Teche Lines

Not overruled or negatively treated on appealinfoCoverage
Court of Appeal of Louisiana, First CircuitOct 5, 1932
143 So. 533 (La. Ct. App. 1932)

Cases citing this case

How cited

  • Hubbard v. Bouterie

    …We believe the judgment should be reduced to $250. Compare Angermeier v. Giarratano, 7 La.App. 355; Liddell…

  • Hinton v. Tri-State Transit Co.

    …As I view the case, the doctrine of the last clear chance does not enter the case, in so far as the plaintiff…

lock 2 Citing caseskeyboard_arrow_right

No. 1015.

October 5, 1932.

Appeal from District Court, Parish of Lafayette; Paul DeBaillon, Judge.

Suit by Eddie P. Arceneaux against the Teche Lines, Inc. From a judgment in favor of plaintiff, defendant appeals.

Judgment amended, and, as amended, affirmed.

Burke Smith, of New Iberia, for appellant.

Mouton Davidson, of Lafayette, for appellee.

In a collision between an automobile belonging to and while being driven by Eddie P. Arceneaux and an omnibus belonging to Teche Lines, Inc., while being driven by its driver and employee, Robert Latina, the automobile belonging to Arceneaux was demolished. Arceneaux himself received an injury to his knee and bruises on his body and limbs.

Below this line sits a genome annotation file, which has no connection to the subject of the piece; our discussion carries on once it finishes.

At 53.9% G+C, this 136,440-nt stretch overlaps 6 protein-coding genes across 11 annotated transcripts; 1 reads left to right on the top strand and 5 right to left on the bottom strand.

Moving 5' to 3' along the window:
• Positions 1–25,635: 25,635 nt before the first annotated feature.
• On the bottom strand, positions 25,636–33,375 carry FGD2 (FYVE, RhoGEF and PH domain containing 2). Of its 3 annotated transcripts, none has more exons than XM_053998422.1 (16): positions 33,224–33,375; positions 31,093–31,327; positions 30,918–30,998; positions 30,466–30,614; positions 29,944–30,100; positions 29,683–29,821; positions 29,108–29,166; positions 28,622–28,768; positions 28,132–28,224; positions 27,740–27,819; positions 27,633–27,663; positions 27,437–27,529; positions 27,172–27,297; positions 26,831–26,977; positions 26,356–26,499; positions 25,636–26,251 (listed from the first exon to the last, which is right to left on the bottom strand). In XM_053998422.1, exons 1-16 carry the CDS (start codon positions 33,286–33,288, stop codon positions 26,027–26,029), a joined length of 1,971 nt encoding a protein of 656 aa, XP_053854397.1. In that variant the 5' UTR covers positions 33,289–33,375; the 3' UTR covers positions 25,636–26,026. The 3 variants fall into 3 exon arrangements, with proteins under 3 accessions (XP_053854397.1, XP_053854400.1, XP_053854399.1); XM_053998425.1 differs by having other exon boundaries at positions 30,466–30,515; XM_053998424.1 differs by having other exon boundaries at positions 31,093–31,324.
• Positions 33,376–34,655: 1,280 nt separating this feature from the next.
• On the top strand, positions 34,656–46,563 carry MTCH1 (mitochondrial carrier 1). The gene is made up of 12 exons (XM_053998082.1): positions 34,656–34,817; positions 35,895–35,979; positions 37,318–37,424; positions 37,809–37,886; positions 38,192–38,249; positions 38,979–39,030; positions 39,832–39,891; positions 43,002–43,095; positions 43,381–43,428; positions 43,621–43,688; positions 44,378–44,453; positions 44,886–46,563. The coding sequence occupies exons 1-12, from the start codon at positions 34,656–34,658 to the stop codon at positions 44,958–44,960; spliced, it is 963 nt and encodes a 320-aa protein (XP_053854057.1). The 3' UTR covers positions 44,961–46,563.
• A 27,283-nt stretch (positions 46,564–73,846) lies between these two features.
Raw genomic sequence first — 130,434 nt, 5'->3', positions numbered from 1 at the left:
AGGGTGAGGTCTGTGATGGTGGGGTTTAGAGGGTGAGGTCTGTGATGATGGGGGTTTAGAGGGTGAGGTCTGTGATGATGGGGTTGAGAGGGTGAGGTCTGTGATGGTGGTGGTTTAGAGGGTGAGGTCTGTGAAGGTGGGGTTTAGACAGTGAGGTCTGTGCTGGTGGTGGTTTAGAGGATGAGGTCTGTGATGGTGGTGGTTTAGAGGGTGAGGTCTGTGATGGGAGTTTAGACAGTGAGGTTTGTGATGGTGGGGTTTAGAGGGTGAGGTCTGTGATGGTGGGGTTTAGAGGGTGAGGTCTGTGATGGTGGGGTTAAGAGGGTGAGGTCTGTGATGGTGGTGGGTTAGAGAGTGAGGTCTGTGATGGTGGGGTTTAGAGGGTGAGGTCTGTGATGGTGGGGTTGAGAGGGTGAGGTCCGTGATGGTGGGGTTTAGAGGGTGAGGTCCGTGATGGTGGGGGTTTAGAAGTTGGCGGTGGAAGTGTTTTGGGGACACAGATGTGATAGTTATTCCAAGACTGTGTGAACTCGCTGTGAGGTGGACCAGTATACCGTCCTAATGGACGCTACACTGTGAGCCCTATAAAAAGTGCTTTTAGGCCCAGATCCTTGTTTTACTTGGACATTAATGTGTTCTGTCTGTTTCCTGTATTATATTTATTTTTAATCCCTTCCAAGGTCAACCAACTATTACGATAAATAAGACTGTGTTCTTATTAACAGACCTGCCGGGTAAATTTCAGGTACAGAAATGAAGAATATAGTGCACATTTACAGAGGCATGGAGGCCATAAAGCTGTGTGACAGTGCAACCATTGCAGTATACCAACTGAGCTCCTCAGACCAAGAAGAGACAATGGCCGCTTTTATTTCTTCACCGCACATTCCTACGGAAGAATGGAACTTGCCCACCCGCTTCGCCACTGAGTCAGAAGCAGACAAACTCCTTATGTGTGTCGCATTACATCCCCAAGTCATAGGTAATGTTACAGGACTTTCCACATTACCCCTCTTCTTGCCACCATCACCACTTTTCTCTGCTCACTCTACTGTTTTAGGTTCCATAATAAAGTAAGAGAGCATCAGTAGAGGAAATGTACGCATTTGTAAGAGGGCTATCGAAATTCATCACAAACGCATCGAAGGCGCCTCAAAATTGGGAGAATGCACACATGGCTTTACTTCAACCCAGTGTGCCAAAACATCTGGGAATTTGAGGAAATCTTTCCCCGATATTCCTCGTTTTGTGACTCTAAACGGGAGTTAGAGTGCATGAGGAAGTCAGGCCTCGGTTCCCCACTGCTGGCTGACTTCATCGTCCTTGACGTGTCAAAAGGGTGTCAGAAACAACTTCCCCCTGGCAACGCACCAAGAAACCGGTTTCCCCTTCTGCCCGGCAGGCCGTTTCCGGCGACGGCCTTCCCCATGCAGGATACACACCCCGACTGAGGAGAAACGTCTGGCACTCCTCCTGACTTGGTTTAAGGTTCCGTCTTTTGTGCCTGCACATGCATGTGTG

Arceneaux, alleging that his car was worth $275, that he had suffered personal injuries amounting to $1,200, loss of salary $165, medical fees, $20, brought suit against the defendant, Teche Lines, Inc., for $1,660.

He alleges that he was driving his automobile on the streets of the city of Lafayette, at a reasonable rate of speed, approximately at 12 miles an hour, having due regard for the traffic, the use of city streets, and safety of the public in doing so; that defendant's omnibus, driven in a negligent and reckless manner, and at a rate of speed greater than was permitted by the municipal ordinances of the city of Lafayette, ran into his automobile at the intersection of Voorhies and Lafayette streets, demolishing his automobile and in-juring petitioner; that, if it had not been for defendant's unlawful and reckless speed, the omnibus could have been stopped and the collision avoided.

There was judgment in the lower court In favor of Arceneaux for $785. Defendant has appealed.